Bluebox Security yesterday posted an article on its blog, that its Bluebox Labs, recently discovered a vulnerability in Android's security model that allows a hacker to modify APK code without breaking an application's cryptographic signature and turning any legitimate application into a malicious Trojan, completely unnoticed by the app store, the phone, or the end user. According to Bluebox Security, the implications are huge since this vulnerability is around at least since the release of Android 1.6 / Donut and could therefore affect any Android phone released in the last 4 years or nearly 900 million devices.
As Jeff Forristal, Bluebox CTO wrote, the risk to the individual and the enterprise is great since a malicious app can access individual data, or gain entry into an enterprise) and this risk is compounded when you consider applications developed by the device manufacturers or third-parties that work in cooperation with the device manufacturer that are granted special elevated privileges within Android – specifically System UID access.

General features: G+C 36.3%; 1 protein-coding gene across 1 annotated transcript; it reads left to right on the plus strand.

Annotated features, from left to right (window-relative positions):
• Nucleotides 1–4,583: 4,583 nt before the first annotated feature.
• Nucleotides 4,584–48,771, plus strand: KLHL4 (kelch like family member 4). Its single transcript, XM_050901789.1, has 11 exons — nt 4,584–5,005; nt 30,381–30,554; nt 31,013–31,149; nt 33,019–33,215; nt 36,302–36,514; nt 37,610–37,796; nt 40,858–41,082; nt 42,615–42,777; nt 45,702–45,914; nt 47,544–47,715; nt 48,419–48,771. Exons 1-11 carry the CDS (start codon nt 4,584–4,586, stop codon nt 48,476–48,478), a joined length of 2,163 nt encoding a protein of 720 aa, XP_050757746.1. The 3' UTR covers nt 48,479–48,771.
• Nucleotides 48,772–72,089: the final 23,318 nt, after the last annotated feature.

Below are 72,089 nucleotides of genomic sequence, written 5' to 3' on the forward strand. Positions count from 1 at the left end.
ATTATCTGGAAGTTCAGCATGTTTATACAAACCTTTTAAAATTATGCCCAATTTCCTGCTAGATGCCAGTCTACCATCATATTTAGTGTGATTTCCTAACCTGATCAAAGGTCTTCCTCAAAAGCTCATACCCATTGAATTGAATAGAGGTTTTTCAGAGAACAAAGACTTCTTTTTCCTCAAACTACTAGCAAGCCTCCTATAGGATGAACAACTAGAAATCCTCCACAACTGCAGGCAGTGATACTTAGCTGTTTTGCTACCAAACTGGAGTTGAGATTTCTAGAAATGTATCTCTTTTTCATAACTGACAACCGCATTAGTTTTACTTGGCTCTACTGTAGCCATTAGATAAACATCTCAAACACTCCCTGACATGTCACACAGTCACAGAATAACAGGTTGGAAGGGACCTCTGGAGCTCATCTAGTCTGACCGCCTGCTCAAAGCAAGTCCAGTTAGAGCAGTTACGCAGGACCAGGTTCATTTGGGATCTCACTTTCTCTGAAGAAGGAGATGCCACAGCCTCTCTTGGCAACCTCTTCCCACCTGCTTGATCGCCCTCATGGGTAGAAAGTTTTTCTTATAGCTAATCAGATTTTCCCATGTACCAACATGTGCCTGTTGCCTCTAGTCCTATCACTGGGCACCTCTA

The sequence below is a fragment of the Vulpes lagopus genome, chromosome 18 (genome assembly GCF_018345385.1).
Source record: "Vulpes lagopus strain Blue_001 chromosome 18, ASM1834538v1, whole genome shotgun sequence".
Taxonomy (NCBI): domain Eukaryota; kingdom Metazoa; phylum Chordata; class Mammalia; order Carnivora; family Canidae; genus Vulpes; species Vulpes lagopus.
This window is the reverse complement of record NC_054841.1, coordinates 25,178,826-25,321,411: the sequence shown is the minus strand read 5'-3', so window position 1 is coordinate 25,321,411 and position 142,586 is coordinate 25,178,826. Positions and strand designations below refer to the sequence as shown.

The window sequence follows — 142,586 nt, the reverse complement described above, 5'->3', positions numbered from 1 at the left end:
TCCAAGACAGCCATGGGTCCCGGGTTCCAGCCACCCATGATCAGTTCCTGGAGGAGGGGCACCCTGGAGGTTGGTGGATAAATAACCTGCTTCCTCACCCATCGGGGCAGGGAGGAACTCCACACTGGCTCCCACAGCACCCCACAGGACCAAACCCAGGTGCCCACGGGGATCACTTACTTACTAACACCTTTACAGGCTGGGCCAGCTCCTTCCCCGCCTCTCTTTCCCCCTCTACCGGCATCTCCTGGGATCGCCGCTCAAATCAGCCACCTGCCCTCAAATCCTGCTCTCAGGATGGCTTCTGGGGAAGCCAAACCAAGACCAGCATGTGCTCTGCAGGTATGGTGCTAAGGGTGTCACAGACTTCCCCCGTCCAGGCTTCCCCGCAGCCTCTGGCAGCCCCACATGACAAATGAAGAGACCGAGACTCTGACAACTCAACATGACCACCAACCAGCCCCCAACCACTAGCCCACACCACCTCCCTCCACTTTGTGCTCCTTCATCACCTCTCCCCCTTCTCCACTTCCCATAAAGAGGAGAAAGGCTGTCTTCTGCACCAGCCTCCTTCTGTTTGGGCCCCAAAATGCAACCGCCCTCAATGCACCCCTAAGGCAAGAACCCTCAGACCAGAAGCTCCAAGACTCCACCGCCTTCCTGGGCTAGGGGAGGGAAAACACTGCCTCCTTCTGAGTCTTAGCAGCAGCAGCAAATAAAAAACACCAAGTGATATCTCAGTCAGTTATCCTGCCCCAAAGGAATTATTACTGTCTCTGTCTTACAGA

According to Bluebox Security explains, installation of a Trojan application from the device manufacturer can grant the application full access to Android system and all applications - and their data - currently installed. The application then not only has the ability to read arbitrary application data on the device, including E-Mail, SMS and WhatsApp messages, documents, etc., but it also gets access to retrieve all stored account & service passwords. Last but not least it's said that there's the potential for hackers to take advantage of the always-on, always-connected, and always-moving (therefore hard-to-detect) nature of these "zombie" mobile devices to create a botnet.
Bleubox Security gives insights on its blog who it works, so if you are interested in more details, have a look there but the company highlights, that details of Android security bug 8219321 were responsibly disclosed through Bluebox Security's close relationship with Google in February 2013 and that's it up to device manufacturers to produce and release firmware updates for mobile devices.
Forristal will unveil further technical details of the issue as part of his Black Hat USA 2013 talk. In the meantime Bluebox Security recommends that device owners should be extra cautious in identifying the publisher of the app they want to download. Enterprises with BYOD implementations should use this news to prompt all users to update their devices, and to highlight the importance of keeping their devices updated.
Let's see how valid Bluebox Security's information is, not that it's just a sales show for their products and services.
Cheers ~ Arne